Uruguay Plans To Sell Marijuana To Registered Buyers

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AFP
Uruguayan President Jose Mujica

The government of the South American nation of Uruguay plans to not only legalize marijuana, but to sell it, according to local news media.

Unnamed lawmakers from Uruguay’s ruling party were quoted as saying that the government would send a bill to Congress on Wednesday that would legalize cannabis sales as a “crime-fighting measure.” Only the government would be allowed to sell marijuana, and only to adults registered as “users,” reports Pablo Fernandez of the Associated Press.

Unfortunately, the plan seems to have a little too much government oversight.
People who smoke more weed than bureaucrats feel is appropriate (a source in Uruguay told Toke of the Town the limit would be 40 joints weekly), would be forced to undergo drug rehabilitation; money from taxes on the pot would go towards funding the rehabilitation of “addicts.”
The office of leftist Uruguayan President Jose Mujica hasn’t confirmed the report, but emailed the AP that the “marijuana issue” could be covered in an official announcement coming later.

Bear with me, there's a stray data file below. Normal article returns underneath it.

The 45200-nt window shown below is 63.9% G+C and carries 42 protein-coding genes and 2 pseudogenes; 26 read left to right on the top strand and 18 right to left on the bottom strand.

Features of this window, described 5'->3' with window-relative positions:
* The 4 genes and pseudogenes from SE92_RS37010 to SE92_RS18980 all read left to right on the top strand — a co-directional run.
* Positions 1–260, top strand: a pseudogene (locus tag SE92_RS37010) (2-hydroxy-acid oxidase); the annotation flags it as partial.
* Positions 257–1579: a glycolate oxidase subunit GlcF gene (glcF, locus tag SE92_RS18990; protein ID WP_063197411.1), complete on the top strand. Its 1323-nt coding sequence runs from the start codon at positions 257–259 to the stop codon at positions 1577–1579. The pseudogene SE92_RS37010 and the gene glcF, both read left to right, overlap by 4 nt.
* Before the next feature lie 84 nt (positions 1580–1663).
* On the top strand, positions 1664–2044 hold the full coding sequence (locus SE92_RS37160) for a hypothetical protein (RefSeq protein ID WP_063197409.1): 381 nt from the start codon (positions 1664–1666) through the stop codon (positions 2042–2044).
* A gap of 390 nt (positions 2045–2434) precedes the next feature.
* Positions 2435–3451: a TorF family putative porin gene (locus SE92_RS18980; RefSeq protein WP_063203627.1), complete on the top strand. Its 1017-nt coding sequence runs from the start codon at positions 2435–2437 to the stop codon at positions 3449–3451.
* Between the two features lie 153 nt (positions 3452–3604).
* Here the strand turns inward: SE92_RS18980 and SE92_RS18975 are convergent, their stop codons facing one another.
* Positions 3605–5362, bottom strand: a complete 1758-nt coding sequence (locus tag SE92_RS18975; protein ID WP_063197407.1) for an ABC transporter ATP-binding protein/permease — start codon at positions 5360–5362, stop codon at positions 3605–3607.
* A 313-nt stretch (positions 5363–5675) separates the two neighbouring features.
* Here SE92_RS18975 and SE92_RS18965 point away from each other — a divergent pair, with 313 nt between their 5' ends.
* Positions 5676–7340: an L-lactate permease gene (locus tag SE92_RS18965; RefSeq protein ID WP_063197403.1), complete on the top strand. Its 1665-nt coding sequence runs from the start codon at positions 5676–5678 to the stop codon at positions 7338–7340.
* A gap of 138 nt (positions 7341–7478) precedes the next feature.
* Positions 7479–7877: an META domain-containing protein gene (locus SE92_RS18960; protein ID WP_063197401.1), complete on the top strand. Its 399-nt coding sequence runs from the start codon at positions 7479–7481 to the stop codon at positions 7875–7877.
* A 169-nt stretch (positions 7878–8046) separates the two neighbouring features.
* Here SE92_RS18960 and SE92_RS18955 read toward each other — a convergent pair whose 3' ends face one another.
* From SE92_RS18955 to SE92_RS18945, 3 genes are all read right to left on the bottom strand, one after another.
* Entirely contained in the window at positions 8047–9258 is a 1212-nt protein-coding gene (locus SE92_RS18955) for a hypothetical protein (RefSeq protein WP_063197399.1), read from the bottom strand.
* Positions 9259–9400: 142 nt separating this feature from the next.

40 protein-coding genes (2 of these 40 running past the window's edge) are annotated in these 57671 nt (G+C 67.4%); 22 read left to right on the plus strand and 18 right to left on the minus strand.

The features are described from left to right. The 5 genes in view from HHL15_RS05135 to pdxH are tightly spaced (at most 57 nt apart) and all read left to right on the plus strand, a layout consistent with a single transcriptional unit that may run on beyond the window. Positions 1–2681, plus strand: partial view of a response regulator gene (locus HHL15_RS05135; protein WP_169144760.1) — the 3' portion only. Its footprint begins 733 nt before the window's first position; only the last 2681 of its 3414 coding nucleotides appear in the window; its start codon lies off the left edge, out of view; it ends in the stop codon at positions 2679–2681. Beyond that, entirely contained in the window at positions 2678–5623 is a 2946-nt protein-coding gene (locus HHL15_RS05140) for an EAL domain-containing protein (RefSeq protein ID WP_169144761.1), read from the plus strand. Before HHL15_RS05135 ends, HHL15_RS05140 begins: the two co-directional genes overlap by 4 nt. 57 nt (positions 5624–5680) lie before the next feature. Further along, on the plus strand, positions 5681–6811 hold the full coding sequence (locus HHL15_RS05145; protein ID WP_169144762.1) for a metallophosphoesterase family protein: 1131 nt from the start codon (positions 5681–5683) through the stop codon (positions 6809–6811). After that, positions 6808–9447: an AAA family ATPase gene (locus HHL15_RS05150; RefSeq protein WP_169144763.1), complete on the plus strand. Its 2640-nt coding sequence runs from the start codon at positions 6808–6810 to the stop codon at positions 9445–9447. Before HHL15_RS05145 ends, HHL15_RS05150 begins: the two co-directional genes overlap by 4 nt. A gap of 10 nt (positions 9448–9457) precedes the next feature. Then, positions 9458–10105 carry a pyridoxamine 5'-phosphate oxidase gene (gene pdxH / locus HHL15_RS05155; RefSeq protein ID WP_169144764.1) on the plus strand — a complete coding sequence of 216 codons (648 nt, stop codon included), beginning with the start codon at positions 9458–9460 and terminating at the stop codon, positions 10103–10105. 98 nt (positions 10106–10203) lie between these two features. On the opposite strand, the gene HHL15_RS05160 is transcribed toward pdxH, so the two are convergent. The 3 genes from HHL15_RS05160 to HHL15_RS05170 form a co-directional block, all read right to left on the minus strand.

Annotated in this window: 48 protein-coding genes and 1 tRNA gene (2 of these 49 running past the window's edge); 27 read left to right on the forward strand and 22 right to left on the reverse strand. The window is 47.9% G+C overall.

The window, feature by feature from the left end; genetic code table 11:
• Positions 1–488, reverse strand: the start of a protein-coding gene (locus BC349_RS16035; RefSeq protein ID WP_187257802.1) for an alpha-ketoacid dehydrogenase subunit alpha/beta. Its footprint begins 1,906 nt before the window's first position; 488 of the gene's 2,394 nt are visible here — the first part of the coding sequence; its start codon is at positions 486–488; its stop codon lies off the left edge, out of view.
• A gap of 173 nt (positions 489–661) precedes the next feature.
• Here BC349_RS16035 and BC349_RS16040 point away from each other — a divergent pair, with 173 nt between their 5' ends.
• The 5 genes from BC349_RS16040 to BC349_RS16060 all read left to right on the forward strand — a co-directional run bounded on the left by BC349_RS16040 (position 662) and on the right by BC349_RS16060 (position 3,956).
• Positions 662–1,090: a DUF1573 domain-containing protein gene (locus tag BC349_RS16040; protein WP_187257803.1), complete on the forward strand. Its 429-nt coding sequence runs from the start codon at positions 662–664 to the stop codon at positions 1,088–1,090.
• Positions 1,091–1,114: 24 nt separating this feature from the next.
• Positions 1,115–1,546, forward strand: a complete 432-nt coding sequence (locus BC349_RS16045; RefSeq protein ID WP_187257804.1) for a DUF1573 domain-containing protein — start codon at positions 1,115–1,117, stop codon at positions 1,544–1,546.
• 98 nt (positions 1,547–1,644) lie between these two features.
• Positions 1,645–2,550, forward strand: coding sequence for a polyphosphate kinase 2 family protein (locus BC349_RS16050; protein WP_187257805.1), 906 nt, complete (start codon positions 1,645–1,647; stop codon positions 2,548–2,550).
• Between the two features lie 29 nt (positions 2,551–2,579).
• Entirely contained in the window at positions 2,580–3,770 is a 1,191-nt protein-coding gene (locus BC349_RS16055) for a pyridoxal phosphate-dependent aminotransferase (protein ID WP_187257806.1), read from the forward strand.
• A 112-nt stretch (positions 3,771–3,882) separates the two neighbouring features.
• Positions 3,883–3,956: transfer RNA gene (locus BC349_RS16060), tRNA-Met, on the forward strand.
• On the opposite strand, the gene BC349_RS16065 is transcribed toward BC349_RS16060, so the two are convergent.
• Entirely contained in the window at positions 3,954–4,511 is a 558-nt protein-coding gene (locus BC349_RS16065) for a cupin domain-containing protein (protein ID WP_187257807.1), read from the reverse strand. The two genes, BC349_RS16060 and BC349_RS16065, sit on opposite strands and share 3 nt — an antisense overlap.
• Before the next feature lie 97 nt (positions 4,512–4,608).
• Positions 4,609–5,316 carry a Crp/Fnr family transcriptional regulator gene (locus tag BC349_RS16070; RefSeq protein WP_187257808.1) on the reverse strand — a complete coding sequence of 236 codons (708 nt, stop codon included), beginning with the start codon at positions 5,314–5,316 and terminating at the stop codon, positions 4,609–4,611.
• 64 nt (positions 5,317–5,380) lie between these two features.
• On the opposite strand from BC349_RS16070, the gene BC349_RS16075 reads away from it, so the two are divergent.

Uruguayans should be allowed to grow their own marijuana, according to Juan Carlos Redin, a psychologist who works with drug addicts in Montevideo, the nation’s capital city, because the government could “run into trouble” if it tries to sell it.
Economic sanctions from the uptight United States would almost certainly be one of the consequences if Uruguay starts dealing weed to its citizens.
The big question, according to Redin, would be “Who will provide the government (with marijuana)?”
Uruguay has no laws against cannabis use. Possession of weed for personal use has never been criminalized, and a 1974 law gives judges the latitude to decide if amounts found on suspects were for personal use or for dealing.
There was, inevitably, the usual ignorant chorus of clueless “experts” claiming that marijuana leads to harder drugs.
“In the long run, marijuana is still poison,” lied Guillermo Castro, head of psychiatry at the Hospital Britanico in Montevideo. Apparently unfamiliar with any of the research done in the field for the past two decades, Castro claimed that marijuana is a “gateway to harder drugs.”
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